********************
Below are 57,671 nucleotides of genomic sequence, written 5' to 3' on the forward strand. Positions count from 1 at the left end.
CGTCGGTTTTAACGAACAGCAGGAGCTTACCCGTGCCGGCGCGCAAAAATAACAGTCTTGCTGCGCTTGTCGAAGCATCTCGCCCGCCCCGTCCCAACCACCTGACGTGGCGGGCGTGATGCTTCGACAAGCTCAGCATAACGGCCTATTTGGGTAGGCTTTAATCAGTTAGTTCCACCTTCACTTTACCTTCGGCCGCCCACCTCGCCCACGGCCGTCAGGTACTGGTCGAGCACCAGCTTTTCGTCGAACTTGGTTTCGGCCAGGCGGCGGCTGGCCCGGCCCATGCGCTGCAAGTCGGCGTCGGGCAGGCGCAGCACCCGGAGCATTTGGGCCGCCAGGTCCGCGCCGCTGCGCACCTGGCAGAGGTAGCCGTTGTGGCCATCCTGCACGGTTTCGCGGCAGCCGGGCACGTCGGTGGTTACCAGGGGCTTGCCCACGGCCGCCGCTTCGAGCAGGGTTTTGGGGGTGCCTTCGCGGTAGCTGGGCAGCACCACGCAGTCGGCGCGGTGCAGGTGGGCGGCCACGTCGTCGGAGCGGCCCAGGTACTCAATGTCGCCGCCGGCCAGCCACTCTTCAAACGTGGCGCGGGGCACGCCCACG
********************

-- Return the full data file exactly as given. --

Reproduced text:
Below are 57,671 nucleotides of genomic sequence, written 5' to 3' on the forward strand. Positions count from 1 at the left end.
CGTCGGTTTTAACGAACAGCAGGAGCTTACCCGTGCCGGCGCGCAAAAATAACAGTCTTGCTGCGCTTGTCGAAGCATCTCGCCCGCCCCGTCCCAACCACCTGACGTGGCGGGCGTGATGCTTCGACAAGCTCAGCATAACGGCCTATTTGGGTAGGCTTTAATCAGTTAGTTCCACCTTCACTTTACCTTCGGCCGCCCACCTCGCCCACGGCCGTCAGGTACTGGTCGAGCACCAGCTTTTCGTCGAACTTGGTTTCGGCCAGGCGGCGGCTGGCCCGGCCCATGCGCTGCAAGTCGGCGTCGGGCAGGCGCAGCACCCGGAGCATTTGGGCCGCCAGGTCCGCGCCGCTGCGCACCTGGCAGAGGTAGCCGTTGTGGCCATCCTGCACGGTTTCGCGGCAGCCGGGCACGTCGGTGGTTACCAGGGGCTTGCCCACGGCCGCCGCTTCGAGCAGGGTTTTGGGGGTGCCTTCGCGGTAGCTGGGCAGCACCACGCAGTCGGCGCGGTGCAGGTGGGCGGCCACGTCGTCGGAGCGGCCCAGGTACTCAATGTCGCCGCCGGCCAGCCACTCTTCAAACGTGGCGCGGGGCACGCCCACG